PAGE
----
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Nigerian extremists strike villages, 48 dead

JOS, Nigeria — Islamic militants killed 48 villagers in northeastern Nigeria near the town where they kidnapped nearly 300 schoolgirls.

The developments came hours after twin car bombings claimed at least 130 lives in this central city — an escalating campaign of violence blamed on the Boko Haram terrorist network and its drive to impose an Islamic state on Nigeria.

The three villages attacked overnight Tuesday and early Wednesday are near the town of Chibok, where the girls were abducted from their boarding school in a brazen April 15 assault that has ignited a global movement to secure their freedom.

First lady Michelle Obama is among those who have joined a viral social media campaign under the hashtag #BringBackOurGirls, tweeting this month, "Our prayers are with the missing Nigerian girls and their families. It's time to #BringBackOurGirls."

The government of Nigerian President Goodluck Jonathan has come under intense national and international criticism for its lack of progress in rescuing the 276 schoolgirls. Besides the United States, Britain, Israel and several other nations have offered assistance in the hunt for the girls, amid fears they would be sold into slavery, married off to fighters or worse, following repeated threats by Boko Haram's leader.

The insurgents have demanded the release of detained Boko Haram fighters in exchange for the girls — a swap officials say the government will not consider.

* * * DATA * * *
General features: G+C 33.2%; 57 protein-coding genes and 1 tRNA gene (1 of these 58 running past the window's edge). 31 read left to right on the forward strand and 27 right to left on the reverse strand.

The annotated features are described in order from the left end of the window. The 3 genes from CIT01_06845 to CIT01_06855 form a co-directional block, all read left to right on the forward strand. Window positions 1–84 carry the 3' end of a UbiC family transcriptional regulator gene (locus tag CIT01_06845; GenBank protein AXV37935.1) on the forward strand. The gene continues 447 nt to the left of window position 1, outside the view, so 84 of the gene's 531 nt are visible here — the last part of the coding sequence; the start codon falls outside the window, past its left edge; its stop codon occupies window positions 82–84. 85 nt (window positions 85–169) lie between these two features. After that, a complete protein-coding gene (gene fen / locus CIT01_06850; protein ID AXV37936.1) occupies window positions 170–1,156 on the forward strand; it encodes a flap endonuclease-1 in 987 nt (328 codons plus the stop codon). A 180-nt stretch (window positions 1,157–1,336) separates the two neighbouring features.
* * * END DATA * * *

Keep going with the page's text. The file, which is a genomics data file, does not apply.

Boko Haram, whose name means "Western education is sinful," has targeted schools, as well as churches, mosques, marketplaces, bus terminals and other spots where large numbers of civilians gather in its violent 5-year campaign to impose Islamic law on Nigeria, a nation of 170 million people. The country is half Muslim and half Christian.

During the latest attack on three northeastern villages, terrified residents said they hid in the bush and watched while Boko Haram fighters set their thatched-roof mud homes ablaze.

"We saw our village go up in flames as we hid in the bush waiting for the dawn. We lost everything," Apagu Maidaga of the village of Alagarno told the Associated Press by telephone. The nearby villages of Bulakurbe and Shawa also were attacked.

In Jos, site of two powerful car bombings Tuesday in a crowded bus terminal and market, rescue workers with body bags combed the rubble for more bodies as scores of residents gathered at mortuaries and hospitals in the search for missing loved ones.

Officials reported an additional 12 deaths from the blasts: Seven mutiliated bodies were recovered from the scene and five of the wounded died in the hospital.

Most victims were women and children who worked in the market as vendors, said Mohammed Abdulsalam of the National Emergency Management Agency. "We expect to find more bodies in the rubble," he said.

On Wednesday, people gather at the site of one of Tuesday’s car bombs in Jos, Nigeria. The bombs exploded at a bustling bus terminal and market the central city.

Associated Press

On Wednesday, people gather at the site of one of Tuesday’s car bombs in Jos, Nigeria. The bombs exploded at a bustling bus terminal and market the central city.

80 U.S. military personnel to help

On Wednesday, President Barack Obama announced that the United States was sending 80 military personnel to help in the search for the schoolgirls. He said the service members were being sent to Chad, which borders northeastern Nigeria, to help with intelligence, surveillance and reconnaissance aircraft missions over Nigeria and the nearby region. The U.S. mission will help expand drone searches of the region, said Lt. Col. Myles Caggins, adding that this latest deployment will not be involved in ground searches. The drone — a Predator — will be in addition to the unarmed Global Hawks already being used, a senior U.S. official said.

Associated Press

Nigerian extremists strike villages, 48 dead 05/21/14 [Last modified: Wednesday, May 21, 2014 10:52pm]
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